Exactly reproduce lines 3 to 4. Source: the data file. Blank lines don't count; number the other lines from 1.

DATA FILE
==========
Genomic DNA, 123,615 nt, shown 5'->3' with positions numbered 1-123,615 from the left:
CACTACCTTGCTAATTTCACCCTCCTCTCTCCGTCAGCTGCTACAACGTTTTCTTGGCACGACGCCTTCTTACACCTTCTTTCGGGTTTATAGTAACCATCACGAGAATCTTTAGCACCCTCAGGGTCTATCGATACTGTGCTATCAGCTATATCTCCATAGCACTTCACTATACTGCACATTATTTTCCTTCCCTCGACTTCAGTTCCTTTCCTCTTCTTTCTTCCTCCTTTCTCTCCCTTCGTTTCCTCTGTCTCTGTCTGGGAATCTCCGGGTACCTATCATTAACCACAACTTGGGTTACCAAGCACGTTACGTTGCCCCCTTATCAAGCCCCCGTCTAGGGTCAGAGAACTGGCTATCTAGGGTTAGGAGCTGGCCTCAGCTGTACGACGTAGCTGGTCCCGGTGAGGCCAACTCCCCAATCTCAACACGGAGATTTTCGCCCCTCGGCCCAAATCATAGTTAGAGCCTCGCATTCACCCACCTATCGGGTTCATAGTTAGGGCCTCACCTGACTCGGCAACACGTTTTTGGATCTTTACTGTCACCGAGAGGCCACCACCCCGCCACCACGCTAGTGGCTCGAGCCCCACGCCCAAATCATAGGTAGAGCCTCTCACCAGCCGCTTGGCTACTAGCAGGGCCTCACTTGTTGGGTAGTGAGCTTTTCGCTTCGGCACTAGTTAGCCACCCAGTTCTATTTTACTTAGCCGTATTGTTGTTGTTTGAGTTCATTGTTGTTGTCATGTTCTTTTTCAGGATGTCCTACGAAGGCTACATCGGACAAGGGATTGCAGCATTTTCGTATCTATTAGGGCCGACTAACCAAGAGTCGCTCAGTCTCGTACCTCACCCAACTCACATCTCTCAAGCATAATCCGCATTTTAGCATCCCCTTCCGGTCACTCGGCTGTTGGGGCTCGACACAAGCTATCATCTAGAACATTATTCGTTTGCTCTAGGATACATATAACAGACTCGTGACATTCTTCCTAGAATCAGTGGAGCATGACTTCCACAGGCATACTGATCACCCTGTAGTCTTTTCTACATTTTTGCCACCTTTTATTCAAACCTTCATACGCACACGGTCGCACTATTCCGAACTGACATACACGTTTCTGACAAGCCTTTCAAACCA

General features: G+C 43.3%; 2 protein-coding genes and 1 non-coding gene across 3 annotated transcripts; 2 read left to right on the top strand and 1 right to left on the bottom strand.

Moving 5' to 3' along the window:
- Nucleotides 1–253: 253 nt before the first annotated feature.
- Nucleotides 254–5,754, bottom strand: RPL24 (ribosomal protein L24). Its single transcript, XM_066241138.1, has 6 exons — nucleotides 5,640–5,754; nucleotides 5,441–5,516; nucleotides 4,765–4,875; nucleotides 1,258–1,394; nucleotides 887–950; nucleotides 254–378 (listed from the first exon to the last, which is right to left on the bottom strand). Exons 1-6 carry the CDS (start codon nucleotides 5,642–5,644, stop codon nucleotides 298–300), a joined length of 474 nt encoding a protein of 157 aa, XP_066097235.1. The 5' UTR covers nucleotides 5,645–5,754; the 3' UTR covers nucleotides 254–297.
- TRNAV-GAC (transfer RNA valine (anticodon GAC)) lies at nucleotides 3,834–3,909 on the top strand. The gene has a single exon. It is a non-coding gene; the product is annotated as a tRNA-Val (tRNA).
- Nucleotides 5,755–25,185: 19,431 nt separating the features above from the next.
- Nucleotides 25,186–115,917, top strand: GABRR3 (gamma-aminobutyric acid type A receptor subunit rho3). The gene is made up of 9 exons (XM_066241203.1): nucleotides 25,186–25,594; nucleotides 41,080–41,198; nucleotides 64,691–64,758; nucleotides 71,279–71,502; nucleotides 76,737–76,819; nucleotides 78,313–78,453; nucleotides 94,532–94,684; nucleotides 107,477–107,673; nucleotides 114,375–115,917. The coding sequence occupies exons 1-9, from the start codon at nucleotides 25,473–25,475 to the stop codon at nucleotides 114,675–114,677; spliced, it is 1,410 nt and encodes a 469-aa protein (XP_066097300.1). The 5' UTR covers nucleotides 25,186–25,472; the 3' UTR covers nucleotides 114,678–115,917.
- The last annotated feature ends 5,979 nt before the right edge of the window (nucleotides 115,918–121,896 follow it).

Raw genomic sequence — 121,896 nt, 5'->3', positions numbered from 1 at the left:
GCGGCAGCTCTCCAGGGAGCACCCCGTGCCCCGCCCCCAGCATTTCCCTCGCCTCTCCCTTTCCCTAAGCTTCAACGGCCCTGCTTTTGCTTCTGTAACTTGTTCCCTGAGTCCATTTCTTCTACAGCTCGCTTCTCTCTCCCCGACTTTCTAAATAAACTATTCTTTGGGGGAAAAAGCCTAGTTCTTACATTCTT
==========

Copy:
General features: G+C 43.3%; 2 protein-coding genes and 1 non-coding gene across 3 annotated transcripts; 2 read left to right on the top strand and 1 right to left on the bottom strand.

Moving 5' to 3' along the window: